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Penguins, Canadiens headed in opposite directions

by Arpon Basu

MONTREAL -- The conflict between process and results, not only in hockey but in all professional sport, can be more than an internal battle at times. When the results don't come in spite of respecting the process it can turn into a full-on war, one that can leave a team fragile.

The Pittsburgh Penguins and Montreal Canadiens arrived at Bell Centre for their game Saturday mending some wounds from that mental war. Each team believed it was respecting the process, neither had been rewarded often enough for it and each was fragile as a result.

With the second half of the NHL season underway, the pressure to get results has been ratcheted up. Process alone suddenly isn't good enough, and the byproduct of a lack of results is desperation.

The Penguins and Canadiens showed that on Saturday.

The Penguins largely dominated the first 40 minutes to build a 2-1 lead, then protected that lead in the third period while the Canadiens pushed, landing 17 shots on goal without beating Penguins goalie Marc-Andre Fleury.

Pittsburgh's 3-1 victory was the type of game we are accustomed to seeing in March, except it was early January.

The race to the Stanley Cup Playoffs has begun.

"It's so tight," Penguins captain Sidney Crosby. "Every team's so close and that's the way it's going to be from here on in. There's no easy games. But to kind of put that all together, we did a lot of different things well and it allowed us to win the game."

The Penguins left Montreal with two more points in the standings largely because they respected the process coach Mike Sullivan put in place when he took over on Dec. 12.

At the time the Penguins were a bottom-third possession team, regularly losing the territorial battle that often leads to victories. Under Sullivan, the Penguins are a top-five possession team, and the rewards are starting to come.

Pittsburgh is 5-2-2 since losing its first four games in regulation with Sullivan behind the bench. The surge has moved the Penguins within one point of the Ottawa Senators for the second wild card into the Stanley Cup Playoffs from the Eastern Conference. The burden of being a non-playoff team is slowly starting to lift for the Penguins, who were expected to be one of the NHL's power teams prior to the season.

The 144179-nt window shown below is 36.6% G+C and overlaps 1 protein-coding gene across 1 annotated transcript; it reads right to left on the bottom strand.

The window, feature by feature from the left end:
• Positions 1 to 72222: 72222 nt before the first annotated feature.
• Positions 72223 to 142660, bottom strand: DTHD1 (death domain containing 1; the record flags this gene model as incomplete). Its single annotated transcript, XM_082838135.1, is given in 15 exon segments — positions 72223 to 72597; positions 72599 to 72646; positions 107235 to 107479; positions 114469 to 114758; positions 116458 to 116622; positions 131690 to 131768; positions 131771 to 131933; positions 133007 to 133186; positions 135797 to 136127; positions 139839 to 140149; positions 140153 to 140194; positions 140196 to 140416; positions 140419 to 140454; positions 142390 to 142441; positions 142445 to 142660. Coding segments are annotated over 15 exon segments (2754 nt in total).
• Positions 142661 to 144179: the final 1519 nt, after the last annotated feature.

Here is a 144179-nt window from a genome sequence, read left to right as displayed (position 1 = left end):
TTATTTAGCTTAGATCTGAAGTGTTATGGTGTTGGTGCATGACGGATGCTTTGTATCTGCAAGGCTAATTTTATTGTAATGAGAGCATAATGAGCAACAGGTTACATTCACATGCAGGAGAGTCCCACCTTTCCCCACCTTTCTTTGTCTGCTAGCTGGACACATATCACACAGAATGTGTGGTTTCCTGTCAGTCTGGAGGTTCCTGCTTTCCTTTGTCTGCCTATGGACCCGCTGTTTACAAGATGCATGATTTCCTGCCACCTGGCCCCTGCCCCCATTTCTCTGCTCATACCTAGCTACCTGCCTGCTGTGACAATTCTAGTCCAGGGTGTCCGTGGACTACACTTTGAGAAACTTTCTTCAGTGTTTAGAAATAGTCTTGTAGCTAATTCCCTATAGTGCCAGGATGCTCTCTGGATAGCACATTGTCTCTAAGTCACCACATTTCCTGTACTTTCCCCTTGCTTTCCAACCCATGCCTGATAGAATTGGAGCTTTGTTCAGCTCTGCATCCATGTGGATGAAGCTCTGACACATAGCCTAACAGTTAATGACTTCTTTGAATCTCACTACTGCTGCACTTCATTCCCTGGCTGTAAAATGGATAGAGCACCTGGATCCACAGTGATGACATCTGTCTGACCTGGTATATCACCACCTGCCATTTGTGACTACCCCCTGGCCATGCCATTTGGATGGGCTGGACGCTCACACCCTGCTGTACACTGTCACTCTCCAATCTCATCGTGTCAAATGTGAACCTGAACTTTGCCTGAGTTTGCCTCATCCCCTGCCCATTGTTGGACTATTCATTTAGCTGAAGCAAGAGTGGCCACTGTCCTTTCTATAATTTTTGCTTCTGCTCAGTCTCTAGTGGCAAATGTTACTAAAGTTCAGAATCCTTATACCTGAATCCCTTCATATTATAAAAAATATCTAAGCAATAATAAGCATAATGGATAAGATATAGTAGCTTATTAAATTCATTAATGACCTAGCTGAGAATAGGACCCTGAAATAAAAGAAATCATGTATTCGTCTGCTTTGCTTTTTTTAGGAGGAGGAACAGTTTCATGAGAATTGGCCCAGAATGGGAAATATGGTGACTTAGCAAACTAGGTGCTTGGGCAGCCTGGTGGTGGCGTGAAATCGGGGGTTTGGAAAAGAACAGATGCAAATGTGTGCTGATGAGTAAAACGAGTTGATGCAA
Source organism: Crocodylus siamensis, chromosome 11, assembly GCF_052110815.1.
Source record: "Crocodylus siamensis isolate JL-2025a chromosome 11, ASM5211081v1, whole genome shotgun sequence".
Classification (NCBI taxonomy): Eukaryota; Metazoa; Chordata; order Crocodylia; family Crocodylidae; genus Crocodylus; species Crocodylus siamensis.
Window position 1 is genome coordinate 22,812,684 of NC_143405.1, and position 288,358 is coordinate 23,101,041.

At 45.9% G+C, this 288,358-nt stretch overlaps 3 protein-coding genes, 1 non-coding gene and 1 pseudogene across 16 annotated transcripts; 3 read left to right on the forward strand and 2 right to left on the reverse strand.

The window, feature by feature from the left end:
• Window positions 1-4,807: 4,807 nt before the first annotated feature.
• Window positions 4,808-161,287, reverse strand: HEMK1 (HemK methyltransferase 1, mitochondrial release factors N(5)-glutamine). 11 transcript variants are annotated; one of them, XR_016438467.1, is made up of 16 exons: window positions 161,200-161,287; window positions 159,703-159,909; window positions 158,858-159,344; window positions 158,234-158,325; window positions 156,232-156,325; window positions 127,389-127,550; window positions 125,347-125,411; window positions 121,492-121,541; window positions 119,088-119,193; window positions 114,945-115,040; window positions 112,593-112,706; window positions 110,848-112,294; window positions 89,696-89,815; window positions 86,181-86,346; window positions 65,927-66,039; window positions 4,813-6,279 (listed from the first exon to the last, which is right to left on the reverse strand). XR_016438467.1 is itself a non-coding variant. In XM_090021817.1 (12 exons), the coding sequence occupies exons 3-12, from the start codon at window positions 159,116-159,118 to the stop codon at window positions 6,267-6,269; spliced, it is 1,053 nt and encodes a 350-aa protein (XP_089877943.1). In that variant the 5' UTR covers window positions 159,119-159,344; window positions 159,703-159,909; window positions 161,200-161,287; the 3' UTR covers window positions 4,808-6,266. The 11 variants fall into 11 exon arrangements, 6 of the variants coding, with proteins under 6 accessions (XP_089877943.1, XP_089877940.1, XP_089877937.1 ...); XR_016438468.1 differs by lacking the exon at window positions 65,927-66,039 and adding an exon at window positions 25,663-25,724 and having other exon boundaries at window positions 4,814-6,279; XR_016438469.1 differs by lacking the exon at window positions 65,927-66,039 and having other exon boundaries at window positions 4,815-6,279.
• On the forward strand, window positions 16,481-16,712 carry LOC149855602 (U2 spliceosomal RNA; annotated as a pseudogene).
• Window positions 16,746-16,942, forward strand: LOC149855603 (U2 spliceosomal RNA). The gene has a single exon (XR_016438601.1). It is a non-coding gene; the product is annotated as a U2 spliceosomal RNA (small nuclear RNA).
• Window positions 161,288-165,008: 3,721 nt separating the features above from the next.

"Every game in this League is a hard game, and it's important for us to get results with each game that goes by," Sullivan said. "We had this conversation with our guys this week, but with each game that goes by it gets harder and harder to get points. We certainly want to get results. We're focused on the process, but results are important and they're important for a lot of reasons. I think most importantly it helps to reinforce the belief that we're playing the way we need to play in order to win."

On the opposite side of Bell Centre, in the Canadiens' room, the frustration with their failure to get results was bubbling over.

Defenseman P.K. Subban used profanity in dismissing a question about scoring a goal for the first time since Oct. 24; it's something he rarely, if ever, does publicly.

The Canadiens are 4-13-0 since Dec. 2, and what was an 11-point lead in the Atlantic Division is gone. Montreal is third, five points behind the first-place Florida Panthers, and has just four more points than the Penguins, the top team outside the playoffs in the East.

During the bulk of this slide the Canadiens have leaned on the process heavily because they've consistently outplayed opponents. But the lack of results has clearly had an effect and their franchise-record 9-0-0 start to the season is now a distant memory.

If the Penguins see the light at the end of the tunnel, the Canadiens appear to be going deeper into it.

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